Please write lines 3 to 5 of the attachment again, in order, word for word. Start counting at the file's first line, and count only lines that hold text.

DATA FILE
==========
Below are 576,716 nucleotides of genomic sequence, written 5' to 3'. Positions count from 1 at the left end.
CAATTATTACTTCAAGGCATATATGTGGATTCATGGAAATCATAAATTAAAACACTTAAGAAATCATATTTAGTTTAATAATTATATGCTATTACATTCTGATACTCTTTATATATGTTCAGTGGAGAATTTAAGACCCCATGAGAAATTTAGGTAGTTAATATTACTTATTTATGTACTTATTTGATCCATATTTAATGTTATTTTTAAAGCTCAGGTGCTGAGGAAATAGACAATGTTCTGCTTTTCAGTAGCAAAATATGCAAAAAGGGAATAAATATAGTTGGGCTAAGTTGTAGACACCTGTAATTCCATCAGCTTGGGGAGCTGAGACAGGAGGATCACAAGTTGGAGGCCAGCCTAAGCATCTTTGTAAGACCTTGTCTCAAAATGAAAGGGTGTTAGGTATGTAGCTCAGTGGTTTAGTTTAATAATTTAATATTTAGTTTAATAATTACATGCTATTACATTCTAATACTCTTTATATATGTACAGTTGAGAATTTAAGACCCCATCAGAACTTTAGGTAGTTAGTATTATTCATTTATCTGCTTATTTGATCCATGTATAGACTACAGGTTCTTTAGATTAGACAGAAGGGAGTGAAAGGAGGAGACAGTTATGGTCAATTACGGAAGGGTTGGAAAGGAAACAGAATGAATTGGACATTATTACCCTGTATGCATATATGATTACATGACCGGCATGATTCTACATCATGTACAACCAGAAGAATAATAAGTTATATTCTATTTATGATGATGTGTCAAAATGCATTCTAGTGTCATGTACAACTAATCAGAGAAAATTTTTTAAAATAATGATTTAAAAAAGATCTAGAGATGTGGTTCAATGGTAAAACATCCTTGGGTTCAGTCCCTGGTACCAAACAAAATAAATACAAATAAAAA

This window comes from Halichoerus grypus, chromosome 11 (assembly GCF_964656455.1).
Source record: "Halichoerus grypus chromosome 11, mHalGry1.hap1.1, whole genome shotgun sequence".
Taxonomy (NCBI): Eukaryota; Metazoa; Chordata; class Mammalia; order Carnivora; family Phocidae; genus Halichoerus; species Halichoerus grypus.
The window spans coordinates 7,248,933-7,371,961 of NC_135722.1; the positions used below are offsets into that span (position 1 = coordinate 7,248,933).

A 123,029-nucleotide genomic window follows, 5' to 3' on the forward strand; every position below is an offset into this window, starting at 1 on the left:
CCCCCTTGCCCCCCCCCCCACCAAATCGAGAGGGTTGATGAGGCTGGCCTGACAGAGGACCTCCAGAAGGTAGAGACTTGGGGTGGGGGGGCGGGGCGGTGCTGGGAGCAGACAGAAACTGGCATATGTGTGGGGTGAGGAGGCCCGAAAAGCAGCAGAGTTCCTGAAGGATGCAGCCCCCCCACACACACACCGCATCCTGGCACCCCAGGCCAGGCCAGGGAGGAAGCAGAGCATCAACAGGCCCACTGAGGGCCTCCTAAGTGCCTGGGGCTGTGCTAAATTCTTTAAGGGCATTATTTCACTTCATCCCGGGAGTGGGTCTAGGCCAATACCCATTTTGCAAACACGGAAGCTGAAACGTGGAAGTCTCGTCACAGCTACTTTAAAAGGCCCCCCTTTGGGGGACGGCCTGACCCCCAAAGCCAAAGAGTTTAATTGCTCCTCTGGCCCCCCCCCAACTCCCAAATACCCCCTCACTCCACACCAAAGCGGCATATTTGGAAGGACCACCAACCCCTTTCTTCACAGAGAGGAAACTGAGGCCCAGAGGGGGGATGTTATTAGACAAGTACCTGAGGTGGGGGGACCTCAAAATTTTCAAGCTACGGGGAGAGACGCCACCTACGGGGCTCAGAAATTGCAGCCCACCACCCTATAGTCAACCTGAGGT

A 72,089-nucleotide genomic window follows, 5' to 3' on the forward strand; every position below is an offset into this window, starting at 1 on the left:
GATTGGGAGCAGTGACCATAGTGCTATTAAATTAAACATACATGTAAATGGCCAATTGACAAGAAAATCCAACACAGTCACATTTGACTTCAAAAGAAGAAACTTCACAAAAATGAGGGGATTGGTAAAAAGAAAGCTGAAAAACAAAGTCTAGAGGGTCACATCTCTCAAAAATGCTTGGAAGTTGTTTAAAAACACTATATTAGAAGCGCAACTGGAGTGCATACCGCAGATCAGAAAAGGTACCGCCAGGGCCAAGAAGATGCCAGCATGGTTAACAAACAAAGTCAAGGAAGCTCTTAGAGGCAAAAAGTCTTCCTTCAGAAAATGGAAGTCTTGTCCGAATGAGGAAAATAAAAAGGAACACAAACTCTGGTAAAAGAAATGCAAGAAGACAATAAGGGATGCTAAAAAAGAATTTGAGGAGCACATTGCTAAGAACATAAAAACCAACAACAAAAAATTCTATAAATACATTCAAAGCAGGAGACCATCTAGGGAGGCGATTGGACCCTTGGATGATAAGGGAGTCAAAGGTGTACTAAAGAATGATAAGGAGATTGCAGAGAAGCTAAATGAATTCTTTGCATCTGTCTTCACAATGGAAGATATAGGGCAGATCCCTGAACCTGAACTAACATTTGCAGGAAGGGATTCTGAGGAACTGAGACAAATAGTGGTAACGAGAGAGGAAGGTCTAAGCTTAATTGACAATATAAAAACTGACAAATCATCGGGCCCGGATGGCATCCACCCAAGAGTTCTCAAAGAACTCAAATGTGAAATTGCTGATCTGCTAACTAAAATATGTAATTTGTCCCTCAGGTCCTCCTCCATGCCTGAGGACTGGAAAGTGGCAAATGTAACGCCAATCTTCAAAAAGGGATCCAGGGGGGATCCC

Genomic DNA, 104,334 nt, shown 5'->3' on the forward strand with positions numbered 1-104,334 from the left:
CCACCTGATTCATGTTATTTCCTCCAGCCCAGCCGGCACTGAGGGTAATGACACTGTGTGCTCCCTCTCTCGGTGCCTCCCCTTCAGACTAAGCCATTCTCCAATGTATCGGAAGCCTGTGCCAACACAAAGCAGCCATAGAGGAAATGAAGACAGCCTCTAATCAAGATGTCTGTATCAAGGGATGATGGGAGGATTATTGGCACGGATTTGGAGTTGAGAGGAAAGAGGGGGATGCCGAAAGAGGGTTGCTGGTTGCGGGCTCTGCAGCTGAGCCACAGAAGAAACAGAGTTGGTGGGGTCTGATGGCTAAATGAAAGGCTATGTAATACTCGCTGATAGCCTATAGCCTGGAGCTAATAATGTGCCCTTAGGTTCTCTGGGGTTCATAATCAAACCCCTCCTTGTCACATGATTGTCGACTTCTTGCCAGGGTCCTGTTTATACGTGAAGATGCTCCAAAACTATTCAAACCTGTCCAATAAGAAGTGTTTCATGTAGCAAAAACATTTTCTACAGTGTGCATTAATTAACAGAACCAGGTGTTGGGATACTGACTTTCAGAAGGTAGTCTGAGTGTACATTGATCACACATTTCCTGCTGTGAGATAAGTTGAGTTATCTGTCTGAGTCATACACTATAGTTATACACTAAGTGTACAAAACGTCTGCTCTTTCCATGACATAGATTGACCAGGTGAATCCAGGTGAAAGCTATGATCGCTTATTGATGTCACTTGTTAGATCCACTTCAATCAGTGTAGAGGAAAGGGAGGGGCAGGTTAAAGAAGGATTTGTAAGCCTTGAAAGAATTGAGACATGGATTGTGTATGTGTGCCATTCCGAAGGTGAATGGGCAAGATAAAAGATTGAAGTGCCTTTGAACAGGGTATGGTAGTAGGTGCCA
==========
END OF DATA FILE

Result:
This window comes from Halichoerus grypus, chromosome 11 (assembly GCF_964656455.1).
Source record: "Halichoerus grypus chromosome 11, mHalGry1.hap1.1, whole genome shotgun sequence".
Taxonomy (NCBI): Eukaryota; Metazoa; Chordata; class Mammalia; order Carnivora; family Phocidae; genus Halichoerus; species Halichoerus grypus.